Tuesday, March 13, 2007

the one time there's no motorcade ...

i'm sure i've written before about the motorcade starbucks, at 20th and penn, where i can't spend 12 minutes without a motorcade racing by. it's somewhat charming, or at the least very washington. sometimes i like being reminded that this is the seat of power. importance by proximity, or something equally flattering to my ego.

today, i really wish that there had been a motorcade. i know georgie-peorgie is in latin america (dancing awkwardly and avoiding protesters, so i hear...), but i wish someone had seen what i saw. a grassroots organization called ACORN stormed the headquarters of the mortgage bankers association to protest predatory lending practices. they even had people wearing shark suits ... loan sharks ... clever. those who didn't make it to the 8th floor of 1919 penn gathered in front of the building, shouting and marching and waving flags (and wandering into starbucks for coffee, or around the corner for a quick bite to eat).

i forgot to mention that while all this was going on, i had my nose in the bankruptcy code. in fact, a few protestors/office stormers asked me what i was studying, and had a good chuckle over the fact that i was studying bankruptcy while they were protesting lending practices that are resulting in the financial ruin of, according to their statistics, millions of americans. (ps i buy their statistics.) but the thing is, it's more than irony. my bankruptcy code is marked up with all the changes that happened in 2005, when congress made it so much more difficult for individuals to file bankruptcy. with the sharp increase in these lending practices in the past few years (adjustable rate mortgages, interest only mortgages, etc), coupled with all the hoops an individual has to jump through for bankruptcy - people are finding themselves in serious, serious trouble.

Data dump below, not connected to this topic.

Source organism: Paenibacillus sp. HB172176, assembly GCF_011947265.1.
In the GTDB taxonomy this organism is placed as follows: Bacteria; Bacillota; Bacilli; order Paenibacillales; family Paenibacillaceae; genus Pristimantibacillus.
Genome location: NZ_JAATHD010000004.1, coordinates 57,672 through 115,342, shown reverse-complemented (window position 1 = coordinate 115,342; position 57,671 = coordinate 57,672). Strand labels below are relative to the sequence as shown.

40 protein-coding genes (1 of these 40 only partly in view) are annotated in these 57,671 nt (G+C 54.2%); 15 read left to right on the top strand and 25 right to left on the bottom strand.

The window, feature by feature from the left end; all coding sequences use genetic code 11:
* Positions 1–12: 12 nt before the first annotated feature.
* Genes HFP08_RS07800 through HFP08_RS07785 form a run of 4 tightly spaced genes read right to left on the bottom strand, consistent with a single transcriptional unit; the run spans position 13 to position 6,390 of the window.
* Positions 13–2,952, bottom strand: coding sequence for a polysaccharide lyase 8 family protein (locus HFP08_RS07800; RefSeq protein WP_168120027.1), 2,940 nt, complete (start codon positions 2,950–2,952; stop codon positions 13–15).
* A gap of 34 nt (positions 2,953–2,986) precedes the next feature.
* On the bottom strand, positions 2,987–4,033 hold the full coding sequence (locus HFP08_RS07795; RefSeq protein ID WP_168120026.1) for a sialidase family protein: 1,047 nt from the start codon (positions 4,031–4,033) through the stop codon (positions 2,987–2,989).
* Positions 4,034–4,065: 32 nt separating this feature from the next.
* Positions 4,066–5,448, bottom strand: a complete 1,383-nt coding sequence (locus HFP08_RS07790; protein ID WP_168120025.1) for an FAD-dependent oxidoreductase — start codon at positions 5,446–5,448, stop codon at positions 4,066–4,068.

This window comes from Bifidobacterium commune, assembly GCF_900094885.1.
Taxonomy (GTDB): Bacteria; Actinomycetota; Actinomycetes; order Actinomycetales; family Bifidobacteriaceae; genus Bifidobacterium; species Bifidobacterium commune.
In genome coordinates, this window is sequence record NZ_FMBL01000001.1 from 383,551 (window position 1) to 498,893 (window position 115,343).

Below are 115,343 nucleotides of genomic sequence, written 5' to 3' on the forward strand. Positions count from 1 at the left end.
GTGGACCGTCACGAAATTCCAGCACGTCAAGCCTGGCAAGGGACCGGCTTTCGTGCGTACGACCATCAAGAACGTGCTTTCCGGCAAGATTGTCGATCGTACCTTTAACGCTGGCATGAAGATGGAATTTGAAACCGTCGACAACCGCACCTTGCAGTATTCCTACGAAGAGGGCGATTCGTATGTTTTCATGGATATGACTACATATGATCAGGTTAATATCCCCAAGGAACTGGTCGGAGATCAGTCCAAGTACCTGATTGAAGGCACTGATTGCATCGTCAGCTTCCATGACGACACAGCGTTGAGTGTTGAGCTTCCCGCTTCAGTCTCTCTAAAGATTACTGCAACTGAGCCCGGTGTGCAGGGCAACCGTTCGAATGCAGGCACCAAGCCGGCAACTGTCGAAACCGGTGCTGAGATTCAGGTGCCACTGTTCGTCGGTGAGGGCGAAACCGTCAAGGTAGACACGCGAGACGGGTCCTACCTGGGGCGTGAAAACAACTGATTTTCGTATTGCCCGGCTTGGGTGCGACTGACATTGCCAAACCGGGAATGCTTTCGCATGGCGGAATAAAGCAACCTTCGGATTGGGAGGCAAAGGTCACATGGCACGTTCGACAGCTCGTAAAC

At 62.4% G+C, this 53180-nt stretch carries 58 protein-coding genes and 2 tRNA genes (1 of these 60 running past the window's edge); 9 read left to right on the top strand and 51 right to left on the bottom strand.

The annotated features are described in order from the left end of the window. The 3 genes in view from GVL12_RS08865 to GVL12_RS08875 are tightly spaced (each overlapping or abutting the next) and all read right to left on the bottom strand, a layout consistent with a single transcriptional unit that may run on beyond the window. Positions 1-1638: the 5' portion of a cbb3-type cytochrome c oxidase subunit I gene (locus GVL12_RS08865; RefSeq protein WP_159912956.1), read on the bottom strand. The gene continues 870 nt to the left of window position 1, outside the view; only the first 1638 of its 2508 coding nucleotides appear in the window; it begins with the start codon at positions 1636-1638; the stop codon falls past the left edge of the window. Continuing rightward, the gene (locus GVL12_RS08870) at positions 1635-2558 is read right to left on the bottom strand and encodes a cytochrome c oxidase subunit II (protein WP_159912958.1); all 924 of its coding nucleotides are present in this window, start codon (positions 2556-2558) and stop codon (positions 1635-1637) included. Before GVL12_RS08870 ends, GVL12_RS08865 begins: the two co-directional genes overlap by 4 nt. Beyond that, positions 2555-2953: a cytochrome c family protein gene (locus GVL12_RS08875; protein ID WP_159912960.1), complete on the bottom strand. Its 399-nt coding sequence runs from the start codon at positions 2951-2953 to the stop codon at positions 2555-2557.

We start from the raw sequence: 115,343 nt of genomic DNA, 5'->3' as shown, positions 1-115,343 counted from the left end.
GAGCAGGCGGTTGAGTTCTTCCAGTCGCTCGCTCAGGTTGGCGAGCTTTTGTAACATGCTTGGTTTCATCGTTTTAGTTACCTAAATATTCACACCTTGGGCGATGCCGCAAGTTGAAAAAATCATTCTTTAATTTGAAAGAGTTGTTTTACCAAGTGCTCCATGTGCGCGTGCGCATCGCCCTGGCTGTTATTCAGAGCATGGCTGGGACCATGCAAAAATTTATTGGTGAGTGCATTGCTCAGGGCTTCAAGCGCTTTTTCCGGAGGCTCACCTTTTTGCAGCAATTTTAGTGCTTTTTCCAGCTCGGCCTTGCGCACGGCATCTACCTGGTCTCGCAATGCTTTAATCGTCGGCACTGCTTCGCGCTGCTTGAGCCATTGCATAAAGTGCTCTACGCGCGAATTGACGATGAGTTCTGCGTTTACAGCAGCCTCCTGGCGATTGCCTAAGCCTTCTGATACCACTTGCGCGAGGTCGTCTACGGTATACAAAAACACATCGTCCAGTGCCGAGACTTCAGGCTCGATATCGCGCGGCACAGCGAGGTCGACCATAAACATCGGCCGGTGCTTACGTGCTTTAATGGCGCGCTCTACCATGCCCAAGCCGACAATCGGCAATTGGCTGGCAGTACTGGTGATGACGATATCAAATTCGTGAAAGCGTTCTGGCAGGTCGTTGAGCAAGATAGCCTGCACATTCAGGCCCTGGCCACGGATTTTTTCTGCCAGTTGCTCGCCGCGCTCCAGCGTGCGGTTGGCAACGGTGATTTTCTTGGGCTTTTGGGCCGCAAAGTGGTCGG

listen, i don't really know much about this, but it makes my stomach sink to think of all these people who took advantage of the "innovative" lending opportunities offered for mortgages, many probably buying a home for the first time, only to run smack into the only adage about something that seems to good to be true ... and congress has severely limited one of the traditional opportunites to salvage what they can of their finances.

i stuck around through all of the shouting and the marching and even the police showing up not because i was excited to have earlier scored a sweet table on the sidewalk outside starbucks, no no. i stayed through all that commotion to support their cause. i was hoping someone from the mortgage bankers association would sneak out for a coffee (since i imagine no one on the 8th floor was getting much work done just then) and see a student with her law books spread out, grinning at the protest and chatting with the protesters that sat down at their table to take a break from the marching.

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